- Yet I was scolded for turning up his oxygen, even though I’m a nurse, and had been doing this for him at home for years.
- When he requested a nebulizer, it often took 20-30 minutes. The nurse had to page respiratory therapy (RT) to administer it-nurses were not allowed to administer nebulizers on that pulmonary intermediate care floor.
- I had to advocate for him with numerous staff so he could even keep an albuterol inhaler at his bedside.
The impact of symptom distress
How many times did he call me from the hospital during those two weeks, telling me “they’re not listening to me!”, his ongoing anxiety triggered by anything that was out of his normal routine for coping with his symptoms. How many times over the years of many hospitalizations did I get out of bed, and drive to the hospital late at night because he was distressed that they were doing things to him that he didn’t understand, or that he believed would exacerbate his symptoms?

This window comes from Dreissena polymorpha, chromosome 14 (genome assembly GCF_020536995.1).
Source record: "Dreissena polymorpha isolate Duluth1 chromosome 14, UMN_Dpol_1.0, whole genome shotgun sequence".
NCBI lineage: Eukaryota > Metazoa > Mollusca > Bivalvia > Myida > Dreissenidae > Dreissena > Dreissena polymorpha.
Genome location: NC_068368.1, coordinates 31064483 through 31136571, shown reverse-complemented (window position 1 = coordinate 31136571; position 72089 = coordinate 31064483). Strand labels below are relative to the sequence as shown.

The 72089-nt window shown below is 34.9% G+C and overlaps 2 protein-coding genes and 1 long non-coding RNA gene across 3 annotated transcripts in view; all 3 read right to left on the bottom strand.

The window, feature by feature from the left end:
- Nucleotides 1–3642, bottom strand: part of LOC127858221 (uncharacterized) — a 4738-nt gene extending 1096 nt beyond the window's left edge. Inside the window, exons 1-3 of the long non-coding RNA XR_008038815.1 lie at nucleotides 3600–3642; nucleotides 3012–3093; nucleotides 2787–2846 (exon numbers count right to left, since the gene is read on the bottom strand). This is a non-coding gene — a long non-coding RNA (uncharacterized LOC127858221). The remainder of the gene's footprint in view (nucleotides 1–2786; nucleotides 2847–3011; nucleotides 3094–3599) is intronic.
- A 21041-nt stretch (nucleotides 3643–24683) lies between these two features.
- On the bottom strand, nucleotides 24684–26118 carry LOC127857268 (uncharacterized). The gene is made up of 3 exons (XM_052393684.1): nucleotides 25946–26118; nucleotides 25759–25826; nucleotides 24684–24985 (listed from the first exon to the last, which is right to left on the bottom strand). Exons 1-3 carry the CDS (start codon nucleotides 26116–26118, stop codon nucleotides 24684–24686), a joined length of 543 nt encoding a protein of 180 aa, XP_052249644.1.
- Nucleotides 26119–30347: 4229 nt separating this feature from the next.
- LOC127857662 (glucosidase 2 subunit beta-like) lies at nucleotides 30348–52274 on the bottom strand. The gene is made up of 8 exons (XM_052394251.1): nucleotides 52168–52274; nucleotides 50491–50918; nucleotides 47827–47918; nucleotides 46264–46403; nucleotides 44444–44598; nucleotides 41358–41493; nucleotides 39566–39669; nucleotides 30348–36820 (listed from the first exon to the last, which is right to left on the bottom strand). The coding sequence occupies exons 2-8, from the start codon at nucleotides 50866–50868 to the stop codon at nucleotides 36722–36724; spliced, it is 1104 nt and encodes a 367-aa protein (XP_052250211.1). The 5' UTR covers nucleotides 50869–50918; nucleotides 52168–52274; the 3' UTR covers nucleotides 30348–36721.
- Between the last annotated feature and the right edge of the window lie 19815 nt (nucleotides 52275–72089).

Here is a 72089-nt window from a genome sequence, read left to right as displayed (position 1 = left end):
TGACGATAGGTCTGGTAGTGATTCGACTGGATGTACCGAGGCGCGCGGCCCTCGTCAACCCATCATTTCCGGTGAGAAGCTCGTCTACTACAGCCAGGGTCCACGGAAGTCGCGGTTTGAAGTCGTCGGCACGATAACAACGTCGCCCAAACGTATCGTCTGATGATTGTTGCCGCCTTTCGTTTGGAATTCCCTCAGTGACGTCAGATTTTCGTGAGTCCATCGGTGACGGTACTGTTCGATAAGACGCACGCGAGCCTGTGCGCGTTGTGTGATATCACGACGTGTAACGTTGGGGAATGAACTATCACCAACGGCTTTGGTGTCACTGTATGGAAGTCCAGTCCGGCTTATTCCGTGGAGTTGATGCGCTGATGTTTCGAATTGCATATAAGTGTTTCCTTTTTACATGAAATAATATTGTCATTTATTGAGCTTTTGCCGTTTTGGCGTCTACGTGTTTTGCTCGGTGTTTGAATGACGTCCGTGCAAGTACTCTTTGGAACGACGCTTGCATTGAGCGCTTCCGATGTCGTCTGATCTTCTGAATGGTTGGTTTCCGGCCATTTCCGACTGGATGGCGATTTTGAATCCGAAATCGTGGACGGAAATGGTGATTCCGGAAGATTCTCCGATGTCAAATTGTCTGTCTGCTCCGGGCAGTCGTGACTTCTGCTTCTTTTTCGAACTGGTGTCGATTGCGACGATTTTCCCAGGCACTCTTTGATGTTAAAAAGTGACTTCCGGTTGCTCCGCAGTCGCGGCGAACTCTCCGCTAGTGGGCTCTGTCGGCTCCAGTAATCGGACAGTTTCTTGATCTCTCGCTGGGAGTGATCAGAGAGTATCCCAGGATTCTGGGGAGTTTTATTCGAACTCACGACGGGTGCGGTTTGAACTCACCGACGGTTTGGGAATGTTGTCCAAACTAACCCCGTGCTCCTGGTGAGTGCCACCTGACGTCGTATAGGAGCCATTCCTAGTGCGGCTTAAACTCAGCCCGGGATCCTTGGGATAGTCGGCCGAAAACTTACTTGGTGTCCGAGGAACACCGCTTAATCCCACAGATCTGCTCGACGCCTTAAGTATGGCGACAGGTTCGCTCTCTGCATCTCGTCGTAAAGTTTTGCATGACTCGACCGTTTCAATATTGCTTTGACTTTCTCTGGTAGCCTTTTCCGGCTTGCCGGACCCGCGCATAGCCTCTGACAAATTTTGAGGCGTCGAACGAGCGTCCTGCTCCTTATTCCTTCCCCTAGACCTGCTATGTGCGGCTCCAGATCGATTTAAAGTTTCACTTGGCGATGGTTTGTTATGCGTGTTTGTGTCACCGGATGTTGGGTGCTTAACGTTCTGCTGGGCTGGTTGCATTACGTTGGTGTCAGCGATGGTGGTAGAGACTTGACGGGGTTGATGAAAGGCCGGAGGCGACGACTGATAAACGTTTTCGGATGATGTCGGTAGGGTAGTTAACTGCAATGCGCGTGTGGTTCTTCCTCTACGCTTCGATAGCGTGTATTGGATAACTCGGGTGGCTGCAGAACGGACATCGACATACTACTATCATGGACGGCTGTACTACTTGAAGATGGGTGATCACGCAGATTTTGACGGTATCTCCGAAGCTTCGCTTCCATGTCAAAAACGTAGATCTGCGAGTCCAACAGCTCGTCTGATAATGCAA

- These episodes caused tremendous anxiety and distress for both him and for me throughout his last years, and especially during his final days and hours.
- These experiences had a detrimental impact on our satisfaction with his care.
- These memories continue to trigger my grief.
The importance of patient and family control over symptoms